Google plans to gain greater ground in the Chinese search market by providing song downloads via the Web in China. It has recently held talks with Universal Music Group, Davena Mok, a Universal Music spokeswoman in Hong Kong has confirmed the discussions, reports Bloomberg.
It has been about two years since the company landed in the land of the dragons. At present it faces stiff competition from the Chinese search engine Baidu.com. The Chinese engine holds a leadership position with about 60 percent of the Chinese search market share, while Google's share of searches hovers around 26 percent. It's success in part has been attributed to free, unlicensed music downloads. If the figures of the International Federation of the Phonographic Industry are to be believed, about 99 percent of music in China violates copyright laws.
Google is in the final rounds of negotiations with an online Chinese music company to provide the service. They would provide free, licensed music downloads in the country. If all things go ahead as expected then this service should start in the a couple of weeks, and would feature tunes from three global music companies and several smaller players.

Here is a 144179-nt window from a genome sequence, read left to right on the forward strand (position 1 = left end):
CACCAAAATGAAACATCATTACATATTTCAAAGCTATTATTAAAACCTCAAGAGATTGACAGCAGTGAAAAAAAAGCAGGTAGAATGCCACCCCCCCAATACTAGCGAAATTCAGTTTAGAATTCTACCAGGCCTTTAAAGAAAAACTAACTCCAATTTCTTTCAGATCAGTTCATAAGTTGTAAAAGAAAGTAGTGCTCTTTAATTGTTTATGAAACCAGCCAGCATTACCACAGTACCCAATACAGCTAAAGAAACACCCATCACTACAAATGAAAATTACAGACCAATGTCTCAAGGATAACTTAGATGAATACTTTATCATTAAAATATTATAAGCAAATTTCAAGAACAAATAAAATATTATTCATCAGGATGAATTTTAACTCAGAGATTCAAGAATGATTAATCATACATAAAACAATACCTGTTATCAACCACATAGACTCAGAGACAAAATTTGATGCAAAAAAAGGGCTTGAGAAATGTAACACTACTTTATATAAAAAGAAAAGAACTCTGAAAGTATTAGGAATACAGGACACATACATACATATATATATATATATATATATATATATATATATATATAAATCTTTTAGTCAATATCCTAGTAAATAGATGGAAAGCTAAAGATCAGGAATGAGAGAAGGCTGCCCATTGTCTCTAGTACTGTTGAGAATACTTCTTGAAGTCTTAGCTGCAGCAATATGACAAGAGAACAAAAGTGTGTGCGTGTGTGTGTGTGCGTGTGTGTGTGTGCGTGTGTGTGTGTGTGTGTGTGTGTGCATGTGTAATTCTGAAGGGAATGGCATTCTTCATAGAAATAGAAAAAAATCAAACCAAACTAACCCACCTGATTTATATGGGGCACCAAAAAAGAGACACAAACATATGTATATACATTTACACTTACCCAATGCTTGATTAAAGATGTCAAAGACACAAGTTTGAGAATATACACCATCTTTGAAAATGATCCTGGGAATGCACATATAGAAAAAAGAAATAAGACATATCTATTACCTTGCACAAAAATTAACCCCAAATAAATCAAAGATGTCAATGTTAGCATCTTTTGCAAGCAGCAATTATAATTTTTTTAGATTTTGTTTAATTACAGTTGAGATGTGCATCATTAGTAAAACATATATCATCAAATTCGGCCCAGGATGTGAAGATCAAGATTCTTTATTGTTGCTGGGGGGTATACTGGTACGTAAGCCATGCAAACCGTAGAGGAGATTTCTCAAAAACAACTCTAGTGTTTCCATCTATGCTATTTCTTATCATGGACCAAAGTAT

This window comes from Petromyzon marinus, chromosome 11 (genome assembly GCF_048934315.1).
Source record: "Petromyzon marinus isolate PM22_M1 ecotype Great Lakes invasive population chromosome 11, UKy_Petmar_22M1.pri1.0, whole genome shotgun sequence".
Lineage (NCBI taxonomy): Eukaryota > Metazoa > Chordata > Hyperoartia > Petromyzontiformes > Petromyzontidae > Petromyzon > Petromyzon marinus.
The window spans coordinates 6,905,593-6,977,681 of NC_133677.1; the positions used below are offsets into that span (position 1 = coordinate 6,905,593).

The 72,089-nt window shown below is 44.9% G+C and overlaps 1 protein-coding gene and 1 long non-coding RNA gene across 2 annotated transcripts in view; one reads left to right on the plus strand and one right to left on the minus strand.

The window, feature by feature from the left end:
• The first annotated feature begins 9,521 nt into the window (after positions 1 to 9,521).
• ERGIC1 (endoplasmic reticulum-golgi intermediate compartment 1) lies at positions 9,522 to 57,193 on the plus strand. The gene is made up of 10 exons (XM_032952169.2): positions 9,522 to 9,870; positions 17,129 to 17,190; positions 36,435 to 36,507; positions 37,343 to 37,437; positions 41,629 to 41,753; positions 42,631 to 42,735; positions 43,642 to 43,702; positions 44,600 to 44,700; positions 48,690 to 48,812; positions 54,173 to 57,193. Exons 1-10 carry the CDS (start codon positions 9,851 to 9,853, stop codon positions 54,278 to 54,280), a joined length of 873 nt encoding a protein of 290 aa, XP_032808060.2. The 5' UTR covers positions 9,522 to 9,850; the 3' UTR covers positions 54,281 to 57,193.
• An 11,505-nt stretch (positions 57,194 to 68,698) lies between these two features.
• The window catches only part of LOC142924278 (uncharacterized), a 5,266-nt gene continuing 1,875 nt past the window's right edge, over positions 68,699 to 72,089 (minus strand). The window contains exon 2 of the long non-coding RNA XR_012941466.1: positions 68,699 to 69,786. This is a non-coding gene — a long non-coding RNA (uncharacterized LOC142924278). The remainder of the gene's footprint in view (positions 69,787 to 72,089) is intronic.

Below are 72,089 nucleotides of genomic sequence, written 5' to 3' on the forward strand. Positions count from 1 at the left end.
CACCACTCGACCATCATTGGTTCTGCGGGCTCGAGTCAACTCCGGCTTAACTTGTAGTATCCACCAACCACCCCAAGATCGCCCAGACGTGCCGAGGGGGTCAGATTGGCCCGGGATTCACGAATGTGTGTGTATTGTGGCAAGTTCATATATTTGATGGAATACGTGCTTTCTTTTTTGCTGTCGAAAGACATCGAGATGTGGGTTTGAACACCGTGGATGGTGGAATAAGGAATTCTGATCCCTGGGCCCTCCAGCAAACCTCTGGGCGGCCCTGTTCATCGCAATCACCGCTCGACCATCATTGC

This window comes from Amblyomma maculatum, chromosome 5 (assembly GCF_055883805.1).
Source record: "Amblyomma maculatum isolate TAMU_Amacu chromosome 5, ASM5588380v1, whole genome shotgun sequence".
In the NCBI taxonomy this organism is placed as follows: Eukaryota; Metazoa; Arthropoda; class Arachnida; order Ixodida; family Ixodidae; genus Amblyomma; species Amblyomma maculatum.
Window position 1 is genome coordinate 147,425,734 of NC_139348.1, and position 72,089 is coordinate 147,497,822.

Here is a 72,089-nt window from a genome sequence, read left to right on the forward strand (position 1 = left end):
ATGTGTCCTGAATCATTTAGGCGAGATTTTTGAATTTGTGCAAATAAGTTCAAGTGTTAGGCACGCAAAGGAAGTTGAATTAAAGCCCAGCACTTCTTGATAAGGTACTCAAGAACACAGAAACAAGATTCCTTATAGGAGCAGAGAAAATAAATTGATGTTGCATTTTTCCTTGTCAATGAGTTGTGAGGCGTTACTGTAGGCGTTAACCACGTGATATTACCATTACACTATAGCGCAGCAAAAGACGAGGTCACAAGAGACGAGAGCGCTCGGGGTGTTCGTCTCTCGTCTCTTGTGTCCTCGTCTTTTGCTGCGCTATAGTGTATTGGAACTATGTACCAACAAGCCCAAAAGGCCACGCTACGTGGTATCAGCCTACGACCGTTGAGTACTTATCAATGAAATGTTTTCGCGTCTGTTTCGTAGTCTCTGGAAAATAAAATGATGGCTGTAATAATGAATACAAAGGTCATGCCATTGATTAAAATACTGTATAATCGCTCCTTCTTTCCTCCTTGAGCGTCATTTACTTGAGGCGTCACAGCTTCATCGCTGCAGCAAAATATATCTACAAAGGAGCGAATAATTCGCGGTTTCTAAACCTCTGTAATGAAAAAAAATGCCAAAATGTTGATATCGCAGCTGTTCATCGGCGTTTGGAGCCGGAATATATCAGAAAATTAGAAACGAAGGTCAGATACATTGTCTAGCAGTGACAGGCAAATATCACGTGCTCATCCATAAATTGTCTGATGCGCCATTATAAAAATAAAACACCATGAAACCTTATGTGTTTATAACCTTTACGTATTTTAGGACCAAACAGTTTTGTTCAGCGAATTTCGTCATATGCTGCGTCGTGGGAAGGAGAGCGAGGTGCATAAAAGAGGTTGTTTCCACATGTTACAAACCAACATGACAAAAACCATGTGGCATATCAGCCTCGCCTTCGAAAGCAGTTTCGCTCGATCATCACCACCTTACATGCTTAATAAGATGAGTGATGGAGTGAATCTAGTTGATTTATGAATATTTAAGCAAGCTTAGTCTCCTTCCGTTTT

Google's eying China's huge number of Web users as the target market. According to the China Network Information Center at the end of 2007, the country had 210 million Web users, the figures come second only to the U.S. Moreover, the figures are expected to be in favor of China this year.
Now, that Baidu has been alerted about the scare of Goliath Google eating into its share, Baidu can be expected to give a real tough challenge to Google.